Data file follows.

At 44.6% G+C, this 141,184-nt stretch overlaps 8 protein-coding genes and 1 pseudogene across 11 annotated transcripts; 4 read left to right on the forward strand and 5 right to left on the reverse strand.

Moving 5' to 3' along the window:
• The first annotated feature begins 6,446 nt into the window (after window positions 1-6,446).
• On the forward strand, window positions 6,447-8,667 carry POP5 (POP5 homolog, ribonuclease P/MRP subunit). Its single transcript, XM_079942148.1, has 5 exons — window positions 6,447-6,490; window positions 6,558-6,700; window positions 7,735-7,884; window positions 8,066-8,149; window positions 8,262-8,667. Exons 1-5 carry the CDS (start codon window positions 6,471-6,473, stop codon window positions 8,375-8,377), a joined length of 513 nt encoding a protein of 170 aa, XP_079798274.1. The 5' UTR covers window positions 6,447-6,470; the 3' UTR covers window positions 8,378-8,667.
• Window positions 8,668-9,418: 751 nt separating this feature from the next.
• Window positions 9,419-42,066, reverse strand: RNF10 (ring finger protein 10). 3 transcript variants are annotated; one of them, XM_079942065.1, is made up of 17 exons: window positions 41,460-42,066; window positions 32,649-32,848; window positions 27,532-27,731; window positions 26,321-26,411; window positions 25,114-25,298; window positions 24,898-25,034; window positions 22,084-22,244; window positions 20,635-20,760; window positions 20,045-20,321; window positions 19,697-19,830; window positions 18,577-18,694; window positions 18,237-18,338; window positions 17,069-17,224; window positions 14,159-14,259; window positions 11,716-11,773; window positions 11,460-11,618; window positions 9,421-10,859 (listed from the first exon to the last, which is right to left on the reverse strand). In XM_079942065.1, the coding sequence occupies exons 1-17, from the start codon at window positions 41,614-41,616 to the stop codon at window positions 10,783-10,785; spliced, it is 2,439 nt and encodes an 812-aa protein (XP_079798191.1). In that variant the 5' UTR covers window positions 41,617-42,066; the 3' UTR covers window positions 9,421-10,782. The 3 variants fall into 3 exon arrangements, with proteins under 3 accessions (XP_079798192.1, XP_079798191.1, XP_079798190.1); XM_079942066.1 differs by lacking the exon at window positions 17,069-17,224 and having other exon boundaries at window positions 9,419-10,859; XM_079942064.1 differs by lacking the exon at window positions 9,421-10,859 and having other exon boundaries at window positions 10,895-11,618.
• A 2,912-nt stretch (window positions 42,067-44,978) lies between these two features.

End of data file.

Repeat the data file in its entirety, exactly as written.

At 44.6% G+C, this 141,184-nt stretch overlaps 8 protein-coding genes and 1 pseudogene across 11 annotated transcripts; 4 read left to right on the forward strand and 5 right to left on the reverse strand.

Moving 5' to 3' along the window:
• The first annotated feature begins 6,446 nt into the window (after window positions 1-6,446).
• On the forward strand, window positions 6,447-8,667 carry POP5 (POP5 homolog, ribonuclease P/MRP subunit). Its single transcript, XM_079942148.1, has 5 exons — window positions 6,447-6,490; window positions 6,558-6,700; window positions 7,735-7,884; window positions 8,066-8,149; window positions 8,262-8,667. Exons 1-5 carry the CDS (start codon window positions 6,471-6,473, stop codon window positions 8,375-8,377), a joined length of 513 nt encoding a protein of 170 aa, XP_079798274.1. The 5' UTR covers window positions 6,447-6,470; the 3' UTR covers window positions 8,378-8,667.
• Window positions 8,668-9,418: 751 nt separating this feature from the next.
• Window positions 9,419-42,066, reverse strand: RNF10 (ring finger protein 10). 3 transcript variants are annotated; one of them, XM_079942065.1, is made up of 17 exons: window positions 41,460-42,066; window positions 32,649-32,848; window positions 27,532-27,731; window positions 26,321-26,411; window positions 25,114-25,298; window positions 24,898-25,034; window positions 22,084-22,244; window positions 20,635-20,760; window positions 20,045-20,321; window positions 19,697-19,830; window positions 18,577-18,694; window positions 18,237-18,338; window positions 17,069-17,224; window positions 14,159-14,259; window positions 11,716-11,773; window positions 11,460-11,618; window positions 9,421-10,859 (listed from the first exon to the last, which is right to left on the reverse strand). In XM_079942065.1, the coding sequence occupies exons 1-17, from the start codon at window positions 41,614-41,616 to the stop codon at window positions 10,783-10,785; spliced, it is 2,439 nt and encodes an 812-aa protein (XP_079798191.1). In that variant the 5' UTR covers window positions 41,617-42,066; the 3' UTR covers window positions 9,421-10,782. The 3 variants fall into 3 exon arrangements, with proteins under 3 accessions (XP_079798192.1, XP_079798191.1, XP_079798190.1); XM_079942066.1 differs by lacking the exon at window positions 17,069-17,224 and having other exon boundaries at window positions 9,419-10,859; XM_079942064.1 differs by lacking the exon at window positions 9,421-10,859 and having other exon boundaries at window positions 10,895-11,618.
• A 2,912-nt stretch (window positions 42,067-44,978) lies between these two features.